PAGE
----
I’ll come clean straight away: I do not get The Portable Veblen. I have no clue whatever McKenzie intends to achieve with her novel. Is it a comedy? Is it an assault against ruthless money-minded multinationals? Or is it just a love story placed in the context of dysfunctional families? Or should I not have asked that many questions and just have enjoyed the novel? Which I found hard because I just did not get it. If the novel was intended to be funny, it may be clear that I did not get the fun of it. I was reminded of Girls, which I stopped watching because I got severely annoyed with the main characters, or of one those movies in which elderly actors are allowed to go over the top and enjoy themselves, in which case the rather irritating Ben Stiller would be the fiancée. Get the picture? The Portable Veblen might also be an attack against money hungry multinationals ruthlessly making profits marketing an instrument that will endanger injured soldiers on the battlefield. In which case I presume the CEO of such a company is contrasted with the slightly weird though basically decent parents of Veblen and fiancée Paul. Which makes me wonder about the fun factor once again?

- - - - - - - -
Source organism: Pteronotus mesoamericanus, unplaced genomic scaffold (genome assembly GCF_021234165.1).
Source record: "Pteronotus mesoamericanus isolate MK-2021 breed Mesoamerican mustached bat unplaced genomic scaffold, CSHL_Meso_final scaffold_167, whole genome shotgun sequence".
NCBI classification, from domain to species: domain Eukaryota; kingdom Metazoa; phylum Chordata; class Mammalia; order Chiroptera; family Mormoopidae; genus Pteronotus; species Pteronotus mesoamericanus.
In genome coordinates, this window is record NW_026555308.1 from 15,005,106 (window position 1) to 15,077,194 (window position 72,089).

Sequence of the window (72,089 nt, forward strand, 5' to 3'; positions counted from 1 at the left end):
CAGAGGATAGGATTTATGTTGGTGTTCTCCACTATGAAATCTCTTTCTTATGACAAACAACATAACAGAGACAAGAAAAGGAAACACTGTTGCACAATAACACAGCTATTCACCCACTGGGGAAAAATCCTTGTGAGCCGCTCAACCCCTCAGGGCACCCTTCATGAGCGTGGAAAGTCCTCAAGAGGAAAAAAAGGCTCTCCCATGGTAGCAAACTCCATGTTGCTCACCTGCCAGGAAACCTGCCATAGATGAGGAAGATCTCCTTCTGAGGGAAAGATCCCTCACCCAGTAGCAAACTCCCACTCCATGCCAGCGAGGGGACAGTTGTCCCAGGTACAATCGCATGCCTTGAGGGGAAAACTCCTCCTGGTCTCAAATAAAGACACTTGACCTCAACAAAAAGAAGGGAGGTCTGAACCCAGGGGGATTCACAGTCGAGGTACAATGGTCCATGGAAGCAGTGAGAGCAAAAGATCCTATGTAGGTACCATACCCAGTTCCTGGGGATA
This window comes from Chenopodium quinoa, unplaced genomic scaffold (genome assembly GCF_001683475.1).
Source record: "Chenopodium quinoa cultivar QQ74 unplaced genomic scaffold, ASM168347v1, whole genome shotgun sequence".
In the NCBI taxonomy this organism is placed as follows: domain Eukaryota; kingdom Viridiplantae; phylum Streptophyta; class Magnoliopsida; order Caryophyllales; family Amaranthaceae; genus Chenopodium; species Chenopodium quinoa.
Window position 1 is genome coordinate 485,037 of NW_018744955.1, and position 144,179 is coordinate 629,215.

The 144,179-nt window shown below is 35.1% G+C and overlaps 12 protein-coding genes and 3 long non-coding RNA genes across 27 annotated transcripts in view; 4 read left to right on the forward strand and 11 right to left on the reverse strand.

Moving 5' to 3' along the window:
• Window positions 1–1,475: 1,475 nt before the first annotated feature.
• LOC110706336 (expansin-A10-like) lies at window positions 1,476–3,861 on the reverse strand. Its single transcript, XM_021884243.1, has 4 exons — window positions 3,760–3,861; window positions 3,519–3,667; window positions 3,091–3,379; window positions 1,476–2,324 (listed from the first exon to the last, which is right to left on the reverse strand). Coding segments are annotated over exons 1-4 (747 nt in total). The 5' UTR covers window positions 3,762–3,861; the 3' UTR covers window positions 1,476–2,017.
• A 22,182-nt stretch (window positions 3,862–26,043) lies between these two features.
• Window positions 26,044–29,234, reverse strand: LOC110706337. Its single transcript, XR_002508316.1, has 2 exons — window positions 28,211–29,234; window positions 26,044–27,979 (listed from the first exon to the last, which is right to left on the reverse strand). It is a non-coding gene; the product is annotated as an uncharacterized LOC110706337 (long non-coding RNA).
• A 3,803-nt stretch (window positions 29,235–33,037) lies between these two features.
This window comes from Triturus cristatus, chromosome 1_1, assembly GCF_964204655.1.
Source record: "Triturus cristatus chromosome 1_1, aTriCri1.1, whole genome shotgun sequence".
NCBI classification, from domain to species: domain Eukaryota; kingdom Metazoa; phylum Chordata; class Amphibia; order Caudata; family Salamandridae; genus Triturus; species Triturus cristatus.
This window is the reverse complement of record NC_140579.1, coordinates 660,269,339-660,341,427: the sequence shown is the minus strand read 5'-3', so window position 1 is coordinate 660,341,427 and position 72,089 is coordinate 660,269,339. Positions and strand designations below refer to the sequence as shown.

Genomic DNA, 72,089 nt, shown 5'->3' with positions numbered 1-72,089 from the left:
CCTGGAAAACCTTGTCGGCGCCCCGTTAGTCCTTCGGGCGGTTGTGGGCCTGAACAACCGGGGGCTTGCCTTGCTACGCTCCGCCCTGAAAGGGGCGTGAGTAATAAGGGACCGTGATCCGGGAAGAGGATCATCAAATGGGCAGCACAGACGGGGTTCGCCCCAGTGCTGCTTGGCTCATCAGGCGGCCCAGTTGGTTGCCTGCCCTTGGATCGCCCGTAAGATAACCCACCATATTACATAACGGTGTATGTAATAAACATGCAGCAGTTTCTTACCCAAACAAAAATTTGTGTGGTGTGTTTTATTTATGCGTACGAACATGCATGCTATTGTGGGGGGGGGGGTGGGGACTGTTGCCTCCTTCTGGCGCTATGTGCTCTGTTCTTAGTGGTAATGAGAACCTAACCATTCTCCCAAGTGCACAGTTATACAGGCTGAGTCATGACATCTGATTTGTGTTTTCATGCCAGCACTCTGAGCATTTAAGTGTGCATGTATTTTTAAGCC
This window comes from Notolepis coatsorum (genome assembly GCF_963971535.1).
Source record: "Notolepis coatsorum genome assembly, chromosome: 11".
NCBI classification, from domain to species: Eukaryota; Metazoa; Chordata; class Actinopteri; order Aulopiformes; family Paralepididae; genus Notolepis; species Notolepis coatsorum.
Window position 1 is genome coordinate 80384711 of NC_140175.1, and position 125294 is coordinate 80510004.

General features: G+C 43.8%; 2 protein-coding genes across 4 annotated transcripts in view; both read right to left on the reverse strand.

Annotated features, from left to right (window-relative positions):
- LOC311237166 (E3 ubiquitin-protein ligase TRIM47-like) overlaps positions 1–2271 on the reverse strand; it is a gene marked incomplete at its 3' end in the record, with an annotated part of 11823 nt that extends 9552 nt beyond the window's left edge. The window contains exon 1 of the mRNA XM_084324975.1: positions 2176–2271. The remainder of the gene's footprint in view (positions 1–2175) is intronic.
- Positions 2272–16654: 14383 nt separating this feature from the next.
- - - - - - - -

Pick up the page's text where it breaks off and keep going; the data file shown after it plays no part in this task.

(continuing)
Does The Portable Veblen not have a single redeeming quality? Yes, Veblen herself. She is endearingly naive and her typicalities, being brought up the child of a severely hypochondriac and a psychiatric patient, are acceptable and logical. I was probably not the only reader relieved that in the end her fiancée did not succumb to the temptation of money but followed in Veblens idealistic footsteps. I really liked Veblen, I just have no idea what the poor woman is doing in The Portable Veblen. Nobody will be surprise I have no clue why this novel has made it to the Bailey’s shortlist. The judges and I clearly do not see eye to eye on this one.